Introduction to Decomposition

Decomposition is the act and consequence of decomposing or decomposing (that is, generating disorder, segmenting the parts of a compound, damaging, entering a state of putrefaction or losing its healthy state).

From the perspective of biology, decomposition involves a process that leads to the conversion of the body of a living organism into a simpler form of matter. In this regard, it must be said that the body begins to decompose after the death of the individual: in a first stage, the emission of gases occurs, while, in a second stage, matter begins to decompose and fluids are formed. See Abbreviation Finder for acronyms related to Decomposition.

Autolysis (as the breakdown or rupture of tissues due to the chemical compounds of the body is known) and putrefaction (that is, the disintegration of tissues due to bacterial action) release gases, which generate the characteristic odor of corpses and ignite the remains. Insects and other organisms are responsible for the last stage of decomposition.

Decomposition is usually associated with putrefaction.

Decomposition and criminology

Specifically, therefore, we can establish that there are five phases through which the decomposition of a human body passes: fresh, swollen, active putrefaction, advanced putrefaction and finally dry. All of these stages are frequently used in the area of ​​criminology.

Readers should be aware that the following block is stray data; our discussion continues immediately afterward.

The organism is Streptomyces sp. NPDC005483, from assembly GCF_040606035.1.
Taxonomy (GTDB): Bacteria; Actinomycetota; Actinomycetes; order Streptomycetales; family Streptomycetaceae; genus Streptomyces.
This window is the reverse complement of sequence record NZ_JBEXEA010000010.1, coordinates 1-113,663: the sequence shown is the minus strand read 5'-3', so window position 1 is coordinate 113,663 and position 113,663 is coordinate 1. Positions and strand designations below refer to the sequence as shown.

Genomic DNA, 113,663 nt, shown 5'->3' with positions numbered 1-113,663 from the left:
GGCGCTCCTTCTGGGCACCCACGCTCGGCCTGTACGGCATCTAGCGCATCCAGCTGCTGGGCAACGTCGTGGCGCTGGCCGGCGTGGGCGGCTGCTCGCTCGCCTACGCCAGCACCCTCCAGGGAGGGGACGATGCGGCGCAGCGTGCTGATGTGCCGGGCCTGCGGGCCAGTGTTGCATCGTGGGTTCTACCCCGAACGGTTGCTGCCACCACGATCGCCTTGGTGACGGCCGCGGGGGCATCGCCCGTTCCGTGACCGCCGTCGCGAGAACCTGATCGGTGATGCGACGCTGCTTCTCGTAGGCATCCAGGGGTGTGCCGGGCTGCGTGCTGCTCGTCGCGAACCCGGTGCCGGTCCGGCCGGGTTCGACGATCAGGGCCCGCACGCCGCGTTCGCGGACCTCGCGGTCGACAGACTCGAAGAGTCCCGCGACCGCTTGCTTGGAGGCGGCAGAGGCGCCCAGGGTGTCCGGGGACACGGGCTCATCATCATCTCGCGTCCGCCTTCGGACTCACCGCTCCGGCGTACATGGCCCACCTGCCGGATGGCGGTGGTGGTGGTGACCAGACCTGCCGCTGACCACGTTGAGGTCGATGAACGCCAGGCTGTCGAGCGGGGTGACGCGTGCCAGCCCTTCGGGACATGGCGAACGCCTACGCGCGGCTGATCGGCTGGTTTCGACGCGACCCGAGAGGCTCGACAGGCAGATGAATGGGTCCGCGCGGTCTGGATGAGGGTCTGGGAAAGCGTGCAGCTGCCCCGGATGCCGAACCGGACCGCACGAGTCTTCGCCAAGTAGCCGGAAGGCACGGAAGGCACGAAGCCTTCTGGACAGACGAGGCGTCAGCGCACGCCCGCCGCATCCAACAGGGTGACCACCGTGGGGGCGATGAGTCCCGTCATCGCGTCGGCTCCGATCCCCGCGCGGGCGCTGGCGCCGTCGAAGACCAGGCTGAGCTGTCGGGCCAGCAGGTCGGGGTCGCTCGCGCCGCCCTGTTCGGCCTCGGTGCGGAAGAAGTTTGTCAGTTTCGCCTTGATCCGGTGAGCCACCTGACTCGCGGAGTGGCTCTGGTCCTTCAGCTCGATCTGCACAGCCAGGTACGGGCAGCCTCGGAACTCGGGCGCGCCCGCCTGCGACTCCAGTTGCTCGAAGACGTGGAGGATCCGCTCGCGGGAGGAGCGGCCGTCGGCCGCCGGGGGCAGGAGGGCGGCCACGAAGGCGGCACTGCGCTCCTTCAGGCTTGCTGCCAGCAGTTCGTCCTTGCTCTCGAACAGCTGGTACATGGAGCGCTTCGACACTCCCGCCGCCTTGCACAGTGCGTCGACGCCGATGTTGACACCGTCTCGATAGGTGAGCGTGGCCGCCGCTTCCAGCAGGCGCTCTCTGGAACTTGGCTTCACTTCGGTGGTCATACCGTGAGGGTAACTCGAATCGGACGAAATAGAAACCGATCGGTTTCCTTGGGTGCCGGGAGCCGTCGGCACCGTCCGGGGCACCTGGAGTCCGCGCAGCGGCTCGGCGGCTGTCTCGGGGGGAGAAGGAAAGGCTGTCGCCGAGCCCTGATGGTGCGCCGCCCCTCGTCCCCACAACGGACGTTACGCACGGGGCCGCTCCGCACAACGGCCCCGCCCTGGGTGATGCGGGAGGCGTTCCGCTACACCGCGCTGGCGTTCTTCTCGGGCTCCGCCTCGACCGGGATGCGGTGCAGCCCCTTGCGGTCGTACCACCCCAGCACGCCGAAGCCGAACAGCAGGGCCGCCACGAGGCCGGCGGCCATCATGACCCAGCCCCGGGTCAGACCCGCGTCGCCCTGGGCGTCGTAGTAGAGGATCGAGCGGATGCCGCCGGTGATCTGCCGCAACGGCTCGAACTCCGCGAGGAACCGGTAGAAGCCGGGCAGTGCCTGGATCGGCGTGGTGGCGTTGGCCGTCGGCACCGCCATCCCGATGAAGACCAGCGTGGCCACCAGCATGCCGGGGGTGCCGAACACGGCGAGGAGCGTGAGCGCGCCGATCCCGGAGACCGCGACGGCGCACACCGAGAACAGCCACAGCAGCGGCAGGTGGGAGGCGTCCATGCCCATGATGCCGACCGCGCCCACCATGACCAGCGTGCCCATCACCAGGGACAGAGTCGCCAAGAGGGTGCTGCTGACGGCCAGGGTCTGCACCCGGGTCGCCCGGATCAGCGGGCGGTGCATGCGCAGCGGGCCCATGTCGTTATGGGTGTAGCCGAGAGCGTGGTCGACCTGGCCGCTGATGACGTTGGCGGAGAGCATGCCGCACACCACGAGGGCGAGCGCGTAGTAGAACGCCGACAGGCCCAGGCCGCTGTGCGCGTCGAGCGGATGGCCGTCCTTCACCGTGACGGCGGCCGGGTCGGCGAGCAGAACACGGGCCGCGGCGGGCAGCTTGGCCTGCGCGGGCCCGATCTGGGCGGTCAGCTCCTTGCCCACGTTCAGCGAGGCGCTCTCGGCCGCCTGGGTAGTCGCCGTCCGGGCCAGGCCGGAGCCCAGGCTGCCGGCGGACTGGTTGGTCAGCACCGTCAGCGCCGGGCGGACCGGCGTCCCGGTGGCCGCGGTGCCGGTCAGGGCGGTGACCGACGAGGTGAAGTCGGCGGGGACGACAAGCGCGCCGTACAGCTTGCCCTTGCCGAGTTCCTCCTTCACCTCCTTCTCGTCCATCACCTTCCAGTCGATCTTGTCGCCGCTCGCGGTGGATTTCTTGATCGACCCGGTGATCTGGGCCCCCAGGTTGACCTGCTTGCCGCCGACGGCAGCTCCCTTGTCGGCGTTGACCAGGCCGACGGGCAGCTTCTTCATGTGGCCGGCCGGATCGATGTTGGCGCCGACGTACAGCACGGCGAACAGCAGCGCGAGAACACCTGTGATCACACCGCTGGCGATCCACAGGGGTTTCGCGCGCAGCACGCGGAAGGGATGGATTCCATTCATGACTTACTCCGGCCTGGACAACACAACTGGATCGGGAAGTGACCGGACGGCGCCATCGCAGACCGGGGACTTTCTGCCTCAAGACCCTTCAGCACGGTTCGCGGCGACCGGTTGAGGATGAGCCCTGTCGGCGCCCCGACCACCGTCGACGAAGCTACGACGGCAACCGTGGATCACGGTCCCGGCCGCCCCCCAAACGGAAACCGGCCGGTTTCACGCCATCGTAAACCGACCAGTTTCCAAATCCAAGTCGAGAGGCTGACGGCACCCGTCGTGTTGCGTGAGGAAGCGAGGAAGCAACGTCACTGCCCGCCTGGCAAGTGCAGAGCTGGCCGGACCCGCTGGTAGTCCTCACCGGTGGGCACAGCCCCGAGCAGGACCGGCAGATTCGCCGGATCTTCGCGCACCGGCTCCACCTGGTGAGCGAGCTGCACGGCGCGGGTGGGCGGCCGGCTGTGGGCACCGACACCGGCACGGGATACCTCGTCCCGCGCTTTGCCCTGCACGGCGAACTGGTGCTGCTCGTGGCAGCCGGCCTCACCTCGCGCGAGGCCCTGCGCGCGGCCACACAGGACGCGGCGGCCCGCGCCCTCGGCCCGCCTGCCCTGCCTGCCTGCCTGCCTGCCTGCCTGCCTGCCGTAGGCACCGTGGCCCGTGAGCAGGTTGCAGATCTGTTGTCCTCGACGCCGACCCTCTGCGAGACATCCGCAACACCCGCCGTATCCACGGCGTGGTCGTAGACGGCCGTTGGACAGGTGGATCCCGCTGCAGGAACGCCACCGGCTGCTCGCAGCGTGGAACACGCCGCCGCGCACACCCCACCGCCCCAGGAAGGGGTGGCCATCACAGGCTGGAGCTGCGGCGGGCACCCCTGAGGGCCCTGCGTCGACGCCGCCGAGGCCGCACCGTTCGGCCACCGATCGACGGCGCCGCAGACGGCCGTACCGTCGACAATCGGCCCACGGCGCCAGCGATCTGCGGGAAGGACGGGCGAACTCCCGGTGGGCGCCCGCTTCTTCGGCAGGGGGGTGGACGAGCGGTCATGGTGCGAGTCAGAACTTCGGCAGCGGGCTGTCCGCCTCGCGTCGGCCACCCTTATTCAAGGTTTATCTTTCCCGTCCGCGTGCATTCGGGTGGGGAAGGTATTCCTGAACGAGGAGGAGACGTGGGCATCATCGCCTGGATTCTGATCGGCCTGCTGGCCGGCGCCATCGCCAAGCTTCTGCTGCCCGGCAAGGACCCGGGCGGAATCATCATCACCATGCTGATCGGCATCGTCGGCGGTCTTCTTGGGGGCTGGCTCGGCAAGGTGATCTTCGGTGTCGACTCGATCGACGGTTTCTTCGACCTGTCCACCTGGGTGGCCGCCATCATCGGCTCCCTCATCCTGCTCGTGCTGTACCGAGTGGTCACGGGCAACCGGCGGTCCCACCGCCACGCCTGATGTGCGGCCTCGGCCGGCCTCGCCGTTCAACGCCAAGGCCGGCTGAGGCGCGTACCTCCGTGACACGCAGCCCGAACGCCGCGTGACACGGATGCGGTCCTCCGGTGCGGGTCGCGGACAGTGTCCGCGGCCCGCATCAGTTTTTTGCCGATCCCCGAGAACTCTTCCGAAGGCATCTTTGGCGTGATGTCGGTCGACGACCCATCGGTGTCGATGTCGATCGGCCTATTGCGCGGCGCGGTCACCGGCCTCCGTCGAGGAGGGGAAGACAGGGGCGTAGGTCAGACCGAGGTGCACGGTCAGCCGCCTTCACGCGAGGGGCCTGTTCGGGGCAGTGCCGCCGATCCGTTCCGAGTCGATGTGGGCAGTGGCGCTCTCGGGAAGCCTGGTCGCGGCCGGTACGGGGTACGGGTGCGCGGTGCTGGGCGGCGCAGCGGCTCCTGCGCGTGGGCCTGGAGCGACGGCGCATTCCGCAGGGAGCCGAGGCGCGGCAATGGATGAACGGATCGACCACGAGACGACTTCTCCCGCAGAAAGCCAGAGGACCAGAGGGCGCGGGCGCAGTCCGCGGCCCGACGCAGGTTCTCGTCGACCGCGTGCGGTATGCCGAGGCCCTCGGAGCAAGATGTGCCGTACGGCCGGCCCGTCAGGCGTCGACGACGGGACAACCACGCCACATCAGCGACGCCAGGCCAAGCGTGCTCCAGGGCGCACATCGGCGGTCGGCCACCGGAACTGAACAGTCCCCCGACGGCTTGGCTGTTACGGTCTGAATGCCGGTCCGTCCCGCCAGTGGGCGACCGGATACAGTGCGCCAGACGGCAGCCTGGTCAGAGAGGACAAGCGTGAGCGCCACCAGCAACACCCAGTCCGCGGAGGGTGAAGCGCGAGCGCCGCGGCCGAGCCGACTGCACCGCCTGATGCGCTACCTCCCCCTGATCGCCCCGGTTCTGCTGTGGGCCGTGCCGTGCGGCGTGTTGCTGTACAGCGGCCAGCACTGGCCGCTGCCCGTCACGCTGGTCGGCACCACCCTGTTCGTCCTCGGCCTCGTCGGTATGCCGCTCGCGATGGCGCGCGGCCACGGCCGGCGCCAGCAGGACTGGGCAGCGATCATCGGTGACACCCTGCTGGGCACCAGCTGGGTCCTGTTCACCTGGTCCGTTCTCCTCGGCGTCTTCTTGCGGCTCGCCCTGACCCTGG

And it is that, when the body of a person appears, the forensic team and the criminologists who are at the forefront of the investigation will use the state of decomposition in which it is found to discover how long said victim has been dead.

Bacteria and insects can intervene in putrefaction.

Factors that affect the process

There are multiple factors that influence decomposition, such as temperature, humidity, the surface on which the body is kept, and the presence of insects.

However, to all these factors that speed up the decomposition process or not, we should add others that also influence it. Among them are, for example, the cause of death, the depth to which the body has been buried, the traumas that the aforementioned body presents, whether it has rained or not, the clothing worn by the deceased and also the weight itself. and the size of the victim.

In the case of the animal world, it must be emphasized that the decomposition phases of an animal organism are very similar to those of a human being. However, each species, based on its own characteristics and signs of identity, varies to a certain extent to the process.

In addition to all of the above, we cannot ignore the fact that there are two methods to stop and paralyze the aforementioned decomposition process. Specifically, we are referring to embalming, which was already carried out in Ancient Egypt, or mummification.

Decomposition in chemistry, mathematics and everyday language

The so-called chemical decomposition, meanwhile, identifies the breakdown of molecules in a process that gives rise to other smaller molecules or atoms. Said decomposition can occur spontaneously or caused by certain external factors that promote the decomposition of the molecule into substances of simpler chemical bases.

For mathematics, instead, the decomposition is a process of factorization. For example: 8 can be broken down into the factors 4 and 2 by multiplication (8=4×2).

In everyday language, decomposition is synonymous with diarrhea (liquid bowel movements).